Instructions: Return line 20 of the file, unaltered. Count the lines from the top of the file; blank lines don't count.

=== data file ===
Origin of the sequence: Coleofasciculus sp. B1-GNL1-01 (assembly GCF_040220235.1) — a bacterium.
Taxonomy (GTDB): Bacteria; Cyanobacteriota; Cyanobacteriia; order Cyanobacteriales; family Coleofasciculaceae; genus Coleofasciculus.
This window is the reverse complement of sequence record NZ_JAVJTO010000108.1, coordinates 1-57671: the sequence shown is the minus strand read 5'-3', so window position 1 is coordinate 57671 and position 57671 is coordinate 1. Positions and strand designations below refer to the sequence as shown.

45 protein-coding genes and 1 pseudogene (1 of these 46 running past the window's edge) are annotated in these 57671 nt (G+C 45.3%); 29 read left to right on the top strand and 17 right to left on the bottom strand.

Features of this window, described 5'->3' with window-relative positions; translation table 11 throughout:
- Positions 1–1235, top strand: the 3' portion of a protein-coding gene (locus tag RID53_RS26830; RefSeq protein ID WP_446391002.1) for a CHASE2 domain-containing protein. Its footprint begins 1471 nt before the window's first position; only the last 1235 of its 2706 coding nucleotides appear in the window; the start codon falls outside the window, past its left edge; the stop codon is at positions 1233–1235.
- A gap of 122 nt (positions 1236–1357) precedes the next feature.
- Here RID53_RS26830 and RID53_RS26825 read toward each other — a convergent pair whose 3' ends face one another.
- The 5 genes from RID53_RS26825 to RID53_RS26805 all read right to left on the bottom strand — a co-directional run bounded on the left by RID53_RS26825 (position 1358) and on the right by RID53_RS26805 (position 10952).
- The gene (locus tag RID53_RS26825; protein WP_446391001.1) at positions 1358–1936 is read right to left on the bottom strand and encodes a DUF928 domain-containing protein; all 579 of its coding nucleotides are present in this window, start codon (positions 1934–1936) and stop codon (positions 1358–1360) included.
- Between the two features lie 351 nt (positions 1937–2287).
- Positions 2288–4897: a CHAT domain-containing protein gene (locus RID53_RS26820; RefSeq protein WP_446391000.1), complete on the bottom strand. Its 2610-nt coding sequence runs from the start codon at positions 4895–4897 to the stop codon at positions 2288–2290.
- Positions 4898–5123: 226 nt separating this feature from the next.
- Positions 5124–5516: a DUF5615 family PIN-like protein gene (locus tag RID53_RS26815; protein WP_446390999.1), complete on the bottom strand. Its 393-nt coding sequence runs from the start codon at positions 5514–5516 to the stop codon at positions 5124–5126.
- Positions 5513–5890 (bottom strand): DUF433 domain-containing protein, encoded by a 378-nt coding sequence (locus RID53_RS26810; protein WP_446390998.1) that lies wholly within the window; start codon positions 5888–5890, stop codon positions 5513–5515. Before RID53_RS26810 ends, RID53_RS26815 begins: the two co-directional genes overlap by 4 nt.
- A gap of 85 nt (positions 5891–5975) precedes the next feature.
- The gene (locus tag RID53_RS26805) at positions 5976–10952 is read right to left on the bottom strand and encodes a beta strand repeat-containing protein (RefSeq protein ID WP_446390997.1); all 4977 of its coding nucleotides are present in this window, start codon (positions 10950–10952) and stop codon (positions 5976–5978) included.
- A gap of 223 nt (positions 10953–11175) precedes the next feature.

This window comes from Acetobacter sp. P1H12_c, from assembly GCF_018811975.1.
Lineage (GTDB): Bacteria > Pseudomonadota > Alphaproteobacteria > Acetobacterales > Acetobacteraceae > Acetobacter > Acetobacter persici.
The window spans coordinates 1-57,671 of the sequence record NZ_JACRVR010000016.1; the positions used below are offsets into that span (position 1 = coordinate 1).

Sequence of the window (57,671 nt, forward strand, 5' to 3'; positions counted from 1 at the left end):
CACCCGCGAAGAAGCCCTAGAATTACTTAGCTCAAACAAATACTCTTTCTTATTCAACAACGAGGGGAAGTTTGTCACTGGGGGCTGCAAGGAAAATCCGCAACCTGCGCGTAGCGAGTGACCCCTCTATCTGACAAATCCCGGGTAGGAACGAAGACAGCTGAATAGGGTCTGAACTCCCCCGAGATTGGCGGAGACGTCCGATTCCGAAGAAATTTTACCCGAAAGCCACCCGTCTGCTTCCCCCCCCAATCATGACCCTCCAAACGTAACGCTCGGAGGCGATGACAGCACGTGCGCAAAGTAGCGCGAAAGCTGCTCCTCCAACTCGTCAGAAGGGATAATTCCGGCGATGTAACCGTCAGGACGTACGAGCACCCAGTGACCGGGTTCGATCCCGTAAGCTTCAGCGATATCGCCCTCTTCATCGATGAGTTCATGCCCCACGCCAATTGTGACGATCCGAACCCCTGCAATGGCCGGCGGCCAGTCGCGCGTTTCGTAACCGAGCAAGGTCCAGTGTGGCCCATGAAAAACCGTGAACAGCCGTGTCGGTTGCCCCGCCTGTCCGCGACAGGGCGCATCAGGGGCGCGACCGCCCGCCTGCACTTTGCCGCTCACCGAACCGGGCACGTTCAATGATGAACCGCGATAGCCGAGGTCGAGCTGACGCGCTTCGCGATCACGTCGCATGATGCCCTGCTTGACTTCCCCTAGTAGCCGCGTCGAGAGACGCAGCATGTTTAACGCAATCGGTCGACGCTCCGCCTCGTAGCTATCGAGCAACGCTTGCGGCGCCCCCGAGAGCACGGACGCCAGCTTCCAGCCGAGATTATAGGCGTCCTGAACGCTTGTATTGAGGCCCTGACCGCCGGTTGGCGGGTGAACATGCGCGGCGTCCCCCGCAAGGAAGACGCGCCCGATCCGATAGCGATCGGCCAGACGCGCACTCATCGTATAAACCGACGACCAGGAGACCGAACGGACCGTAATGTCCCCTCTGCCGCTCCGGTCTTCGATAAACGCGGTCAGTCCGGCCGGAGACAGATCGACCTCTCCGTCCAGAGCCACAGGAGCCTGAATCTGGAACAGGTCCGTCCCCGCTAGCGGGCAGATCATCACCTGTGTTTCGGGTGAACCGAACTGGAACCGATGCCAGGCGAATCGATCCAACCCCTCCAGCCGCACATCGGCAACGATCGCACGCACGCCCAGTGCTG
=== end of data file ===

Lineage (GTDB): Bacteria > Pseudomonadota > Alphaproteobacteria > Acetobacterales > Acetobacteraceae > Acetobacter > Acetobacter persici.